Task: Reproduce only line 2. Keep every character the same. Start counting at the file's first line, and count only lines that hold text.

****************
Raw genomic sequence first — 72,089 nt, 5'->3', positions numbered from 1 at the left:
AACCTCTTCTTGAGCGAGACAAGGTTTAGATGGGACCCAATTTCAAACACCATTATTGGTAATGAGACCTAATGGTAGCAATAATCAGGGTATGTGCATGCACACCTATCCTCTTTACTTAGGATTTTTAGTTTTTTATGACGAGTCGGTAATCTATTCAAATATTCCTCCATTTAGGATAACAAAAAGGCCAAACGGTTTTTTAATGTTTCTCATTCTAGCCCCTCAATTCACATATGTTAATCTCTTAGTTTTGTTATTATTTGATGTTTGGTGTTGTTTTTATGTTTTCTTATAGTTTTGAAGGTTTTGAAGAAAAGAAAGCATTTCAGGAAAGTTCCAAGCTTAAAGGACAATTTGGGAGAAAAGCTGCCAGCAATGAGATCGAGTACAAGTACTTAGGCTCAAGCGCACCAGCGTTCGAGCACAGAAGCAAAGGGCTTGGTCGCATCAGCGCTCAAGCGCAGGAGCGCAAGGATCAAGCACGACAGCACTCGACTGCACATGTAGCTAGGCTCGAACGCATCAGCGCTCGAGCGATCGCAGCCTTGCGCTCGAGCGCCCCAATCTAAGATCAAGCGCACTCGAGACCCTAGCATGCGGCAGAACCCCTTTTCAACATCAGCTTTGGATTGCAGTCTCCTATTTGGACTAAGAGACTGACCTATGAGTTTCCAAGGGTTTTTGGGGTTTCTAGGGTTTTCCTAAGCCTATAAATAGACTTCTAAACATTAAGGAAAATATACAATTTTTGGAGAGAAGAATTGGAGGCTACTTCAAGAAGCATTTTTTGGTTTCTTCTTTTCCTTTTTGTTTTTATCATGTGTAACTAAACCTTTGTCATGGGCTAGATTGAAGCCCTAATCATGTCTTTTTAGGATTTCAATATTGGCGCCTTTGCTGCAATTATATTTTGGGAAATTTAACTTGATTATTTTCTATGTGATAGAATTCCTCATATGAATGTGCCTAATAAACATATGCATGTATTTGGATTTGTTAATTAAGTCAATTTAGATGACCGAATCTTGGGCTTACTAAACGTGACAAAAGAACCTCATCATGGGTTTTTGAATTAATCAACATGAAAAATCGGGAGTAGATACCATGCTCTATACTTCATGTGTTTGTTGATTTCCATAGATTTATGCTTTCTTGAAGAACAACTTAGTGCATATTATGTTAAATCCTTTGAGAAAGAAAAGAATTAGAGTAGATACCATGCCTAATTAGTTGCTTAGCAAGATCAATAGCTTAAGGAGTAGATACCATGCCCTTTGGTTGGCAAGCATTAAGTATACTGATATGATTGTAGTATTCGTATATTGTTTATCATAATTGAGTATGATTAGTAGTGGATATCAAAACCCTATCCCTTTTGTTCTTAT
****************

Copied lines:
AACCTCTTCTTGAGCGAGACAAGGTTTAGATGGGACCCAATTTCAAACACCATTATTGGTAATGAGACCTAATGGTAGCAATAATCAGGGTATGTGCATGCACACCTATCCTCTTTACTTAGGATTTTTAGTTTTTTATGACGAGTCGGTAATCTATTCAAATATTCCTCCATTTAGGATAACAAAAAGGCCAAACGGTTTTTTAATGTTTCTCATTCTAGCCCCTCAATTCACATATGTTAATCTCTTAGTTTTGTTATTATTTGATGTTTGGTGTTGTTTTTATGTTTTCTTATAGTTTTGAAGGTTTTGAAGAAAAGAAAGCATTTCAGGAAAGTTCCAAGCTTAAAGGACAATTTGGGAGAAAAGCTGCCAGCAATGAGATCGAGTACAAGTACTTAGGCTCAAGCGCACCAGCGTTCGAGCACAGAAGCAAAGGGCTTGGTCGCATCAGCGCTCAAGCGCAGGAGCGCAAGGATCAAGCACGACAGCACTCGACTGCACATGTAGCTAGGCTCGAACGCATCAGCGCTCGAGCGATCGCAGCCTTGCGCTCGAGCGCCCCAATCTAAGATCAAGCGCACTCGAGACCCTAGCATGCGGCAGAACCCCTTTTCAACATCAGCTTTGGATTGCAGTCTCCTATTTGGACTAAGAGACTGACCTATGAGTTTCCAAGGGTTTTTGGGGTTTCTAGGGTTTTCCTAAGCCTATAAATAGACTTCTAAACATTAAGGAAAATATACAATTTTTGGAGAGAAGAATTGGAGGCTACTTCAAGAAGCATTTTTTGGTTTCTTCTTTTCCTTTTTGTTTTTATCATGTGTAACTAAACCTTTGTCATGGGCTAGATTGAAGCCCTAATCATGTCTTTTTAGGATTTCAATATTGGCGCCTTTGCTGCAATTATATTTTGGGAAATTTAACTTGATTATTTTCTATGTGATAGAATTCCTCATATGAATGTGCCTAATAAACATATGCATGTATTTGGATTTGTTAATTAAGTCAATTTAGATGACCGAATCTTGGGCTTACTAAACGTGACAAAAGAACCTCATCATGGGTTTTTGAATTAATCAACATGAAAAATCGGGAGTAGATACCATGCTCTATACTTCATGTGTTTGTTGATTTCCATAGATTTATGCTTTCTTGAAGAACAACTTAGTGCATATTATGTTAAATCCTTTGAGAAAGAAAAGAATTAGAGTAGATACCATGCCTAATTAGTTGCTTAGCAAGATCAATAGCTTAAGGAGTAGATACCATGCCCTTTGGTTGGCAAGCATTAAGTATACTGATATGATTGTAGTATTCGTATATTGTTTATCATAATTGAGTATGATTAGTAGTGGATATCAAAACCCTATCCCTTTTGTTCTTAT